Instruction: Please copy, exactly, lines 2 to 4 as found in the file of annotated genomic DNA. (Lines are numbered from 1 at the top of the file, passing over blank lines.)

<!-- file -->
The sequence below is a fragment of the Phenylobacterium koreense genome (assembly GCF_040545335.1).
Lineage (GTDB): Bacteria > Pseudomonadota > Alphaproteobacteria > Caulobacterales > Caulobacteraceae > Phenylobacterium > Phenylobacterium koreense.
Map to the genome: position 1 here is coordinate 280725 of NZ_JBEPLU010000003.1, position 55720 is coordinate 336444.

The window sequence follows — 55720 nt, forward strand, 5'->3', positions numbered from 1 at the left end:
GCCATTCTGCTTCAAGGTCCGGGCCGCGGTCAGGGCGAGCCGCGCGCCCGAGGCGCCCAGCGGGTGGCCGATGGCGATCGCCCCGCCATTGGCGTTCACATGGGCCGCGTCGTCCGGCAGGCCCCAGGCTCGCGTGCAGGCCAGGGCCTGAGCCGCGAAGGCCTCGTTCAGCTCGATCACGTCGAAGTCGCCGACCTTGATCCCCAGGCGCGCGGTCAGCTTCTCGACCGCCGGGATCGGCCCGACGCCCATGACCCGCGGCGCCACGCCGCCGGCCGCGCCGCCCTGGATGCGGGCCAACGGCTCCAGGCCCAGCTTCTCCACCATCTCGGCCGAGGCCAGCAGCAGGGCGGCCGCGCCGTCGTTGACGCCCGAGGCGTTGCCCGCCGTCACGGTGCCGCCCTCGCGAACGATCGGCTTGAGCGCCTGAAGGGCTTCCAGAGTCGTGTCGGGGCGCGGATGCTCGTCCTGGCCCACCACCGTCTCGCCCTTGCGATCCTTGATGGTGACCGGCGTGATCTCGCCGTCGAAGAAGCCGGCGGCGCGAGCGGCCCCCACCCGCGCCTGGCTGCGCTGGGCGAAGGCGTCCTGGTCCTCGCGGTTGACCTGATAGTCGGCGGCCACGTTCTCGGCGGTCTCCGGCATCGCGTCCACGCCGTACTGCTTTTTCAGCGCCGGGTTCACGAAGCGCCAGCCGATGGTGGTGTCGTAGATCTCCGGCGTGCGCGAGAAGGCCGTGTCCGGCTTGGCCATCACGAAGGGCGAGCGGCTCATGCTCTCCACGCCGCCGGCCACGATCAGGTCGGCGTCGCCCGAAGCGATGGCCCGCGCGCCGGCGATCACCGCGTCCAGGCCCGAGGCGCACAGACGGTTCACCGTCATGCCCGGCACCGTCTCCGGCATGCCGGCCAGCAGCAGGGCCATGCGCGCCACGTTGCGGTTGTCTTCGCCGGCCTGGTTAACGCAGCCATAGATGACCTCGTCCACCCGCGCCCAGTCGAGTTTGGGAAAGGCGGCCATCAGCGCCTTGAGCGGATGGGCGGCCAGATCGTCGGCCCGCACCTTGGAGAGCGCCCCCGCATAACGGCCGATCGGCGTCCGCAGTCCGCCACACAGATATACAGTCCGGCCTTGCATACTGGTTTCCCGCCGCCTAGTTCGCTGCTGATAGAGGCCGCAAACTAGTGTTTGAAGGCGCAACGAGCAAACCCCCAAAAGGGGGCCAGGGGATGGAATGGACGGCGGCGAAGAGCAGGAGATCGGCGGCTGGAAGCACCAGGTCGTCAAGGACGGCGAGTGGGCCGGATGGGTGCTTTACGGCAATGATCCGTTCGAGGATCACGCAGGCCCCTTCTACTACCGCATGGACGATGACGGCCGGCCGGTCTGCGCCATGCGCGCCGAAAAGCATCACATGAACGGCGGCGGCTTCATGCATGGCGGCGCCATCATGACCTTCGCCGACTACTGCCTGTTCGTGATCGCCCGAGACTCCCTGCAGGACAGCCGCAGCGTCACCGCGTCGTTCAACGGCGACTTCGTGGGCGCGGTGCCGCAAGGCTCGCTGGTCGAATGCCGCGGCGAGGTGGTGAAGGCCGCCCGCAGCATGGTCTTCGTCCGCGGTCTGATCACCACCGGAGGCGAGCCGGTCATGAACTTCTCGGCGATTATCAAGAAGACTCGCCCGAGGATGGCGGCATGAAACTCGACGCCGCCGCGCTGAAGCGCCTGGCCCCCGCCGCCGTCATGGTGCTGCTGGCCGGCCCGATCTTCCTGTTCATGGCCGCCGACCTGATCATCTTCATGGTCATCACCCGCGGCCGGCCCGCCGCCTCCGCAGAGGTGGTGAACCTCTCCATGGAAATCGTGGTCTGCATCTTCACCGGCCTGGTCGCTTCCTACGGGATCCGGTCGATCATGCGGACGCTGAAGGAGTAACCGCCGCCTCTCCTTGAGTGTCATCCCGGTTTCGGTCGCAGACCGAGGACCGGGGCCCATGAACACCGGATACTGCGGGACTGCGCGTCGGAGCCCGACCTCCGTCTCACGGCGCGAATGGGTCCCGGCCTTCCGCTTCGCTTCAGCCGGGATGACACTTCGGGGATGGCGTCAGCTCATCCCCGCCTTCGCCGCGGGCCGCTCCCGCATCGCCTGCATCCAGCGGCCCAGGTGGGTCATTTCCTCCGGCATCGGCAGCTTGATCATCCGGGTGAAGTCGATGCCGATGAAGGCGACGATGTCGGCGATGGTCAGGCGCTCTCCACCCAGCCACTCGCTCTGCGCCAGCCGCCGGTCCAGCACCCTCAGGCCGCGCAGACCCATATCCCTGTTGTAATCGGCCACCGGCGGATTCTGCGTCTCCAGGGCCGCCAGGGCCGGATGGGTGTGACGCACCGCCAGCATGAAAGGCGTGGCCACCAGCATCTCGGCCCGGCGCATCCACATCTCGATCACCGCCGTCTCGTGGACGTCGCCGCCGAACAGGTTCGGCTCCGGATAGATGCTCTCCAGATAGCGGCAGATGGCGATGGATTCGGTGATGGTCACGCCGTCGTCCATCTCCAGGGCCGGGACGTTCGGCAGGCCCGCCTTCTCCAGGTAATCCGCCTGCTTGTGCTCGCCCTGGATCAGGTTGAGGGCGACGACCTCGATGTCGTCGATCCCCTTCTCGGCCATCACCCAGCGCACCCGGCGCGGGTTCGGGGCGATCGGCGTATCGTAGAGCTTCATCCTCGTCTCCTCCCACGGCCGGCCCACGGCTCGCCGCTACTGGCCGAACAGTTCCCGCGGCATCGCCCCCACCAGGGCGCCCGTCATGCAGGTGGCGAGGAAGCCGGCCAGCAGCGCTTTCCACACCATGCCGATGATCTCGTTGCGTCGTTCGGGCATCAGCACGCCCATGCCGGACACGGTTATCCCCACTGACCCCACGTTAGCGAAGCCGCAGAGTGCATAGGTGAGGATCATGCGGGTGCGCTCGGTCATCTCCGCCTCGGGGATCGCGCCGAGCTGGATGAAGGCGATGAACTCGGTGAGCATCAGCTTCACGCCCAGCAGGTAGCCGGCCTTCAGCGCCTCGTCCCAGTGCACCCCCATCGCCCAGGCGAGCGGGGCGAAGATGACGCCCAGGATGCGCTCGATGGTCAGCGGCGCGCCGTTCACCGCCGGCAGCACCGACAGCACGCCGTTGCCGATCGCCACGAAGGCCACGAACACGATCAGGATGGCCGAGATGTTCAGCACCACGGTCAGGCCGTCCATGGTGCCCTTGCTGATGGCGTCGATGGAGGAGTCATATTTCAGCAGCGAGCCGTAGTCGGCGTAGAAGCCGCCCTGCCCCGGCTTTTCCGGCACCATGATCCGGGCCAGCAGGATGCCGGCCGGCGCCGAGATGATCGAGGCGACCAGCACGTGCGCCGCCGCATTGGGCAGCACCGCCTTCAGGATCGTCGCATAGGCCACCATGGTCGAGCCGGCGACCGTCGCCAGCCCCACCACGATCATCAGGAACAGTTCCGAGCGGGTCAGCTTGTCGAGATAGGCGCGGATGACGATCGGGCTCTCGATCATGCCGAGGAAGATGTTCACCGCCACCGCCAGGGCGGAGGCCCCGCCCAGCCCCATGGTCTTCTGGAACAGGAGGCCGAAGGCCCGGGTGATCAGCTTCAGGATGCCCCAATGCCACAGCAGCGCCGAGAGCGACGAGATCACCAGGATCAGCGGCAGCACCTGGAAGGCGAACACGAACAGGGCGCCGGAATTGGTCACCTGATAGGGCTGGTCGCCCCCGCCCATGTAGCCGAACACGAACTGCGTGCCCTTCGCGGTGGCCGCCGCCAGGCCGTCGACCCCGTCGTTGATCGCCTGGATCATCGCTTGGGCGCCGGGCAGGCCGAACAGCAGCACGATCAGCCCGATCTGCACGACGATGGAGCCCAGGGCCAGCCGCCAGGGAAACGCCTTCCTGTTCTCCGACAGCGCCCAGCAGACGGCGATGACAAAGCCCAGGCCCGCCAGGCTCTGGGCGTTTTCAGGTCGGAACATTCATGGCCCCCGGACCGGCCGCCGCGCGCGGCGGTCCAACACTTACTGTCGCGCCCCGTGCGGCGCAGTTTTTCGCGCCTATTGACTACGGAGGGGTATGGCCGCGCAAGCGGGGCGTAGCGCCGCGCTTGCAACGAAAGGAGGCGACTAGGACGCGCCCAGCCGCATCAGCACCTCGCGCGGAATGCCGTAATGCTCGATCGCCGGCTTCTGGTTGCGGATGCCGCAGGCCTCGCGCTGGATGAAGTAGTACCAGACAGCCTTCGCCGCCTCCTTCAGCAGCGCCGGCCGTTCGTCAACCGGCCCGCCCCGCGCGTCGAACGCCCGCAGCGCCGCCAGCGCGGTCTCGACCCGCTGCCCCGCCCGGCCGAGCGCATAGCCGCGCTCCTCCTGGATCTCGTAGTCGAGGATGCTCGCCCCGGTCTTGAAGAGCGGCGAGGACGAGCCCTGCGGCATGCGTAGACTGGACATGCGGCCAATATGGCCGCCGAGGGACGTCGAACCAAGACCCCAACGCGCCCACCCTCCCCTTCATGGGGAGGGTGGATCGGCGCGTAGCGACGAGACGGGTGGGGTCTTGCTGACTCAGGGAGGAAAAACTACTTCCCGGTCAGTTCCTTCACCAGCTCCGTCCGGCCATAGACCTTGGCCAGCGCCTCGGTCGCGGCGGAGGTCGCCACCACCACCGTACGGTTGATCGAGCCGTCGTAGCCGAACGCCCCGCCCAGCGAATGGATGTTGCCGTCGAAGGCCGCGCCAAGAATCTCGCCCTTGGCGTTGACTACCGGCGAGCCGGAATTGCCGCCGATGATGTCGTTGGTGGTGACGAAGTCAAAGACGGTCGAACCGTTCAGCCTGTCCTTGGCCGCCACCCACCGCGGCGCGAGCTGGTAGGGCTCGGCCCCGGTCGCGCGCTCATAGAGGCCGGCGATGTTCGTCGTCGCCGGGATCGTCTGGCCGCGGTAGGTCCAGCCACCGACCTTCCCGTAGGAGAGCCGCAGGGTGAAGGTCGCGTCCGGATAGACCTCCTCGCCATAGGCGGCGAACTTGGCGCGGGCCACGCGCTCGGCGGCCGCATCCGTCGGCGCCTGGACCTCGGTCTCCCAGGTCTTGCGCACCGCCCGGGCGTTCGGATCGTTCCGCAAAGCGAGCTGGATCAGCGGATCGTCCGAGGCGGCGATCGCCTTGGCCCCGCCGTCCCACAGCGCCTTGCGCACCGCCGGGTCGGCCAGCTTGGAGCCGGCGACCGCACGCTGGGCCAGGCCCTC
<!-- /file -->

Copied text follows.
Lineage (GTDB): Bacteria > Pseudomonadota > Alphaproteobacteria > Caulobacterales > Caulobacteraceae > Phenylobacterium > Phenylobacterium koreense.
Map to the genome: position 1 here is coordinate 280725 of NZ_JBEPLU010000003.1, position 55720 is coordinate 336444.

The window sequence follows — 55720 nt, forward strand, 5'->3', positions numbered from 1 at the left end: